4 September 2014 – Beacon technology has the potential to take the user experience of your mobile app to an entirely new level using hyper-contextual location-based information. During Mobile Mentor’s recent mobility workshops there was some significant interest from the delegates on the topic of iBeacons. Therefore a blog post on iBeacons and related technology is clearly in order. It’s early days for this technology and many exciting applications for it are starting to emerge.

What is an iBeacon?

An iBeacon is an ‘indoor proximity system’. The name ‘iBeacon’ is proprietary to Apple but the underlying technology is not proprietary and can be used with more recent smart devices running iOS (7+), Android (4.4+ for emitting as well as receiving beacon advertisements) and presumably any other operating system eventually. iBeacon technology is simply beacon technology that is licensed by Apple, but the number of other players in this area is increasing rapidly. In this article I will be using the more generic term ‘beacon technology’.

Beacons use a new variant of Bluetooth called Bluetooth LE. LE stands for low energy and when they say low they really mean it. A beacon can last for up to 3 years on a single coin sized battery. This means that there are applications for this technology where battery replacement is not practical e.g. subcutaneous livestock tagging for instance or integration with permanent signage that will only be maintained every year or two.

A beacon is a wireless device that transmits a globally unique identifier at regular intervals (every 1.5 seconds by default). The communications protocol is 2-way and this allows a smartphone or tablet to prompt the beacon to reduce the transmitting interval temporarily for improved accuracy at the expense of battery life. Its range is up to 50 metres and a smartphone or tablet can measure its distance from a beacon (though only approximately at this time).

What is beacon technology used for?

So far beacons have been mostly used in in-venue retail situations, where the customer first downloads the retailer’s app which then allows the retailer to send advertising messages and special offers depending on where exactly the customer is located in the shop (see Macy’s as an example). Another obvious use case is museums which use beacons to replace the old audio tours that use clunky handsets, broadcasting information about their exhibits depending on where the visitor is located in the museum (see the Louvre). Beacons offer possibilities for all sorts of organisations. Imagine a hospital where staff need to spend a lot of time tracking down high value equipment, a local council who wants to let people know where the nearest facilities are or airlines who want to improve the customer experience at the airport and speed up boarding processes based on where their travellers are. You name it, if hyper-contextual information about location is required, beacon technology could provide a great solution.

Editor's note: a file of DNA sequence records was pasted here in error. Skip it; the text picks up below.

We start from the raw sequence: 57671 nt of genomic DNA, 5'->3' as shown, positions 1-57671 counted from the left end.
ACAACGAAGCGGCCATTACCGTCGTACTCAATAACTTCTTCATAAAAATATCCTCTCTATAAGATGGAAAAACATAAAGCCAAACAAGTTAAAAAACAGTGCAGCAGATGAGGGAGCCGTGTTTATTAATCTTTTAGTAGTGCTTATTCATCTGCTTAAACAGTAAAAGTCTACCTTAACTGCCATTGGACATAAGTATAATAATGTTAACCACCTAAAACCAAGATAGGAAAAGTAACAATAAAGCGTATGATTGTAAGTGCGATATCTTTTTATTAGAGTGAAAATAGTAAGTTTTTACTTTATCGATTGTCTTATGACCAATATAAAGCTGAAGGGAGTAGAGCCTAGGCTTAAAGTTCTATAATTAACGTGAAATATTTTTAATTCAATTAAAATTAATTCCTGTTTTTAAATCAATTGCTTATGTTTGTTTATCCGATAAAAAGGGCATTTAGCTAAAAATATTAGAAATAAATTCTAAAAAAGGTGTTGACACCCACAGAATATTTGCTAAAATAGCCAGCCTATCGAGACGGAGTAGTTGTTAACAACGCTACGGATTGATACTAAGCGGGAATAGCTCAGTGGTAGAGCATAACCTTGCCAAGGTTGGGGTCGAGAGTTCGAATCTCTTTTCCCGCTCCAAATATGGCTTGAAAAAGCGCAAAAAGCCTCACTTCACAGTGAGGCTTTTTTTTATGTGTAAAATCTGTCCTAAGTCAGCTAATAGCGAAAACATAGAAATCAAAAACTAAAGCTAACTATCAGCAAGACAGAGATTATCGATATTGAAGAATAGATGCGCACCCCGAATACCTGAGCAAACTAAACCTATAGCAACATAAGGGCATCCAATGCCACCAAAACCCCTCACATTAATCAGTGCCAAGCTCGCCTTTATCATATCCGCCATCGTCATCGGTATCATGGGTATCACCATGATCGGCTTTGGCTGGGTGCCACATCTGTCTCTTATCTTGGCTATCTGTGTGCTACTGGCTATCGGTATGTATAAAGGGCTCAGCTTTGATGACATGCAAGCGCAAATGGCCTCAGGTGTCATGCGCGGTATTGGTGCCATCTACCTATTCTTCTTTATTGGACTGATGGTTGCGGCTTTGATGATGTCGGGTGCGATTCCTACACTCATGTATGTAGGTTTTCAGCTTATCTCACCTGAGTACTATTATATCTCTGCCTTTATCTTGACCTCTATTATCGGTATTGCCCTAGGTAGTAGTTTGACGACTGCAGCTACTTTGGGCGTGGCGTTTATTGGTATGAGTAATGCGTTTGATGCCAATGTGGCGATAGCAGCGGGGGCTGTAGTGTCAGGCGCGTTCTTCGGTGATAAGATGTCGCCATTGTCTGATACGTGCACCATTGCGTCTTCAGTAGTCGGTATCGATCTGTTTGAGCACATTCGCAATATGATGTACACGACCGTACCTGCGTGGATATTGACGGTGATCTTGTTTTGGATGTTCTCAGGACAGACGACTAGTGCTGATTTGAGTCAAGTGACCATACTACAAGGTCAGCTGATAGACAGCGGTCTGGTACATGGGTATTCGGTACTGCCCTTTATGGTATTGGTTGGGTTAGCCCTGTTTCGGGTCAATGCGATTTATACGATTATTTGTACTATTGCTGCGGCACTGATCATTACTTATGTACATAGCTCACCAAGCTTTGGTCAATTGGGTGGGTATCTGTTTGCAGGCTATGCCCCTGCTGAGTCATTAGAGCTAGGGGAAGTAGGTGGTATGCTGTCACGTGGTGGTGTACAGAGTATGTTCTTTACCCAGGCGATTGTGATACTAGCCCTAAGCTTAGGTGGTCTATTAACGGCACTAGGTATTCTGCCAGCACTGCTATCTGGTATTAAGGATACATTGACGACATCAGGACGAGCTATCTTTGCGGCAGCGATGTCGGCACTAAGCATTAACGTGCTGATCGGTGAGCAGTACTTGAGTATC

It is important to note that smart devices themselves can also be used as moving beacons, which again increases the potential of the technology.

The future of beacon technology

The iBeacons that I purchased are from Estimote. They’re sold in a pack of 3 for US$99. Beyond the basic functionality of a beacon, each device includes an accelerometer (to detect motion) and a temperature sensor. These were recently enabled with a free firmware update.

Estimote have recently released a new type of beacon that they’re calling Sticker Beacons which are similar to their iBeacons except for having a much lower profile. They’re selling 10 in a pack for US$99.

The price and power consumption of these devices is dropping rapidly and I think it would be prudent to consider what will happen when the price drops to just a few cents per device. I believe that it will be a very small step for manufacturers of all types of devices to tie each of their products to a beacon allowing not only remote checking of status but remote control also.

As an exercise, consider each of the objects around you, the room that you’re in, the desk, books, business cards; the items in your pockets, pens, clocks, stationery items, your pets, appliances, clothes. Consider the processes that you go through when visiting a hotel or engaging with a customer. Wherever there’s some value in wireless detection, and/or control it will become possible.

There are profound changes coming (both positive and negative) and I believe that it’s important for everyone to appreciate how this technology is developing.

Here are some useful links for those of you who want to do some more research:




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